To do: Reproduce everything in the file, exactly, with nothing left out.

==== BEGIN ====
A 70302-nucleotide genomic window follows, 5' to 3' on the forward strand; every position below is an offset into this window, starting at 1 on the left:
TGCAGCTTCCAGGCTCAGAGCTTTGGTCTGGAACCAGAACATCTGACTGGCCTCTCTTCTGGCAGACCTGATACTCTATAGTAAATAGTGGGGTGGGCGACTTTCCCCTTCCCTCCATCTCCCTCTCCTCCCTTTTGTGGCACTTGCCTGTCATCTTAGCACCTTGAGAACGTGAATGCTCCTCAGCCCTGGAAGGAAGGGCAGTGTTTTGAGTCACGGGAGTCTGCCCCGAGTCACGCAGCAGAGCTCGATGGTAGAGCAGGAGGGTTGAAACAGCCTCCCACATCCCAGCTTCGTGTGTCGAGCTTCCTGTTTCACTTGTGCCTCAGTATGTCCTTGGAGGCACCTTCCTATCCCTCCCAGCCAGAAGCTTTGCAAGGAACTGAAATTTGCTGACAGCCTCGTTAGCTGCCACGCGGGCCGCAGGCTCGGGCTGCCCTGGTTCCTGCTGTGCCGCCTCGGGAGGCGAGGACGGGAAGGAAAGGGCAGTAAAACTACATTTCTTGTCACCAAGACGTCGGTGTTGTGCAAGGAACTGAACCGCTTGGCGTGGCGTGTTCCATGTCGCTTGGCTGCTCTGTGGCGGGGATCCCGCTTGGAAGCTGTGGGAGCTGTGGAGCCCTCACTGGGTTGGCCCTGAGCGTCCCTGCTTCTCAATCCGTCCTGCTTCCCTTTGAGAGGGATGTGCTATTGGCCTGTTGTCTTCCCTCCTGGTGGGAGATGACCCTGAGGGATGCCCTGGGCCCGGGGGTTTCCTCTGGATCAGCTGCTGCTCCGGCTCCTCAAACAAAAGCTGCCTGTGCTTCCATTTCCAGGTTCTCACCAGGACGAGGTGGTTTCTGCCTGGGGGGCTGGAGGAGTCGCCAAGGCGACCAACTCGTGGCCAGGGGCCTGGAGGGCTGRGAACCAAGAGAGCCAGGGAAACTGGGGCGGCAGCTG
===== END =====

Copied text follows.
A 70302-nucleotide genomic window follows, 5' to 3' on the forward strand; every position below is an offset into this window, starting at 1 on the left:
TGCAGCTTCCAGGCTCAGAGCTTTGGTCTGGAACCAGAACATCTGACTGGCCTCTCTTCTGGCAGACCTGATACTCTATAGTAAATAGTGGGGTGGGCGACTTTCCCCTTCCCTCCATCTCCCTCTCCTCCCTTTTGTGGCACTTGCCTGTCATCTTAGCACCTTGAGAACGTGAATGCTCCTCAGCCCTGGAAGGAAGGGCAGTGTTTTGAGTCACGGGAGTCTGCCCCGAGTCACGCAGCAGAGCTCGATGGTAGAGCAGGAGGGTTGAAACAGCCTCCCACATCCCAGCTTCGTGTGTCGAGCTTCCTGTTTCACTTGTGCCTCAGTATGTCCTTGGAGGCACCTTCCTATCCCTCCCAGCCAGAAGCTTTGCAAGGAACTGAAATTTGCTGACAGCCTCGTTAGCTGCCACGCGGGCCGCAGGCTCGGGCTGCCCTGGTTCCTGCTGTGCCGCCTCGGGAGGCGAGGACGGGAAGGAAAGGGCAGTAAAACTACATTTCTTGTCACCAAGACGTCGGTGTTGTGCAAGGAACTGAACCGCTTGGCGTGGCGTGTTCCATGTCGCTTGGCTGCTCTGTGGCGGGGATCCCGCTTGGAAGCTGTGGGAGCTGTGGAGCCCTCACTGGGTTGGCCCTGAGCGTCCCTGCTTCTCAATCCGTCCTGCTTCCCTTTGAGAGGGATGTGCTATTGGCCTGTTGTCTTCCCTCCTGGTGGGAGATGACCCTGAGGGATGCCCTGGGCCCGGGGGTTTCCTCTGGATCAGCTGCTGCTCCGGCTCCTCAAACAAAAGCTGCCTGTGCTTCCATTTCCAGGTTCTCACCAGGACGAGGTGGTTTCTGCCTGGGGGGCTGGAGGAGTCGCCAAGGCGACCAACTCGTGGCCAGGGGCCTGGAGGGCTGRGAACCAAGAGAGCCAGGGAAACTGGGGCGGCAGCTG